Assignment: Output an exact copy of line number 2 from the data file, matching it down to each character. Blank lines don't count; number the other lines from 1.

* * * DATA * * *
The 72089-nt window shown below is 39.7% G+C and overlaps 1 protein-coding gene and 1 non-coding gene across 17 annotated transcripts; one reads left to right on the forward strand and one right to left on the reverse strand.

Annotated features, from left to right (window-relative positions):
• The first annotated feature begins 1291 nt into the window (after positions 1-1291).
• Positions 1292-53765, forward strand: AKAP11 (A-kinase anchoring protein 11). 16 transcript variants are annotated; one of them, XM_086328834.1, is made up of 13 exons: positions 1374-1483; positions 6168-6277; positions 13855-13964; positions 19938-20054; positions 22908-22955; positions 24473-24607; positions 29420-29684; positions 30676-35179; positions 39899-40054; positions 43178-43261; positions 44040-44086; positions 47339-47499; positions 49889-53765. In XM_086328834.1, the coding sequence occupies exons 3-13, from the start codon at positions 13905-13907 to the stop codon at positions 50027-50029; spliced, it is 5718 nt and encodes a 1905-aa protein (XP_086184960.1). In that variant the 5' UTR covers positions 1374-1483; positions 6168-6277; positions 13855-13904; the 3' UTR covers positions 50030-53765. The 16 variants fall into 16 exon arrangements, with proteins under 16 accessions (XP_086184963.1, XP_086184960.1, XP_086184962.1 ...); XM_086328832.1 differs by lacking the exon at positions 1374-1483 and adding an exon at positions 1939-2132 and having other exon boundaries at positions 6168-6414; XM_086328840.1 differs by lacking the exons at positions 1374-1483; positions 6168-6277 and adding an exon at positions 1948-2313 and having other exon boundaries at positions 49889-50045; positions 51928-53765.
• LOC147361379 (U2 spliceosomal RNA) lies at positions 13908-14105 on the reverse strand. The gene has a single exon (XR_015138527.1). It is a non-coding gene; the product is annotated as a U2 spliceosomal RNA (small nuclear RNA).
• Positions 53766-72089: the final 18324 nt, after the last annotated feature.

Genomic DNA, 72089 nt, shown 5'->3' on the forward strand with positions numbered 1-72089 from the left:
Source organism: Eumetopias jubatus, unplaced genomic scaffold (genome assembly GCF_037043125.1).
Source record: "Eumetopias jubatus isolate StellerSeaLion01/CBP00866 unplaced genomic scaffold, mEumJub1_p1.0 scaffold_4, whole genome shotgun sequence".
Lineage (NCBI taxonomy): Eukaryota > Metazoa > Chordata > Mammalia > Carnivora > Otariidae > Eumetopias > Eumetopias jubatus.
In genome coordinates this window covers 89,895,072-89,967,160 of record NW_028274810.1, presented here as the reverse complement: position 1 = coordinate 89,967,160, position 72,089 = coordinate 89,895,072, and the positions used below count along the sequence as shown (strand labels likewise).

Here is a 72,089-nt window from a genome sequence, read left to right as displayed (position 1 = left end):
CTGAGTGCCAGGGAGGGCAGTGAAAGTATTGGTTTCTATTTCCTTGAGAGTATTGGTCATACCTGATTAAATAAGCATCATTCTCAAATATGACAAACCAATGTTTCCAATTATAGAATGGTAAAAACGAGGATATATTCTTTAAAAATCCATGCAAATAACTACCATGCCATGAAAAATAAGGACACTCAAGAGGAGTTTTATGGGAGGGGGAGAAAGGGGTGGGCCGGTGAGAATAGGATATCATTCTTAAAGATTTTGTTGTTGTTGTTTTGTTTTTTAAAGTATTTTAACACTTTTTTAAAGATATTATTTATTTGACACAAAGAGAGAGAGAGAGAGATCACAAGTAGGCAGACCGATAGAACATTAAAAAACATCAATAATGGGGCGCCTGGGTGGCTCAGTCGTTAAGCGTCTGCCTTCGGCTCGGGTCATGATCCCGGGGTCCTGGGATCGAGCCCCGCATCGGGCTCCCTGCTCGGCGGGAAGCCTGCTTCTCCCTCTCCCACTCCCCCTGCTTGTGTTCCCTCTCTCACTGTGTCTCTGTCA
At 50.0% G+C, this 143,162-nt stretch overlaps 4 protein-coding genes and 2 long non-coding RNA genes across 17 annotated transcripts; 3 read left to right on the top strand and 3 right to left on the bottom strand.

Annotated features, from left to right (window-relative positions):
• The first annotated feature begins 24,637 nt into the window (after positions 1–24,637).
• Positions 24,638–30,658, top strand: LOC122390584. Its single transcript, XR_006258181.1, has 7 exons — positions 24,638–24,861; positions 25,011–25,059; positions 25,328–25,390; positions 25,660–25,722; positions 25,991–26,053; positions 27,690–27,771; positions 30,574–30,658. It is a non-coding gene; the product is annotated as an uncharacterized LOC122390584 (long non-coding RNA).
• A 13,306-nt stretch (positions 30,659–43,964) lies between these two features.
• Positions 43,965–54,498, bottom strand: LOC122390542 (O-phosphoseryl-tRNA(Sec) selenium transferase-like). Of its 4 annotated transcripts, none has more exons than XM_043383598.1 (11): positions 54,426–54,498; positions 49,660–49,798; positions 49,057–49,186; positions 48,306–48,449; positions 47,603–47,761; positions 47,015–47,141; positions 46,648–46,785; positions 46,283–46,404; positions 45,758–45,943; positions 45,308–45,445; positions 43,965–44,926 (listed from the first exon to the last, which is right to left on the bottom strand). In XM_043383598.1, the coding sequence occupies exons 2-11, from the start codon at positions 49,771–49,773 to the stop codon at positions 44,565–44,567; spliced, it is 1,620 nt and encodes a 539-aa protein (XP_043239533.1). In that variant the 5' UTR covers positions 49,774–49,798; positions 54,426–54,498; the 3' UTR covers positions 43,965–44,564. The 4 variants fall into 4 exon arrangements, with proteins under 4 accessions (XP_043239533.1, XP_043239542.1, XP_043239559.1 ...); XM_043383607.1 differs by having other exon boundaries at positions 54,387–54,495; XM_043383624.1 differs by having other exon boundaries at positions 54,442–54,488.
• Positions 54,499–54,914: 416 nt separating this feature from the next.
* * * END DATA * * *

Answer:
Annotated features, from left to right (window-relative positions):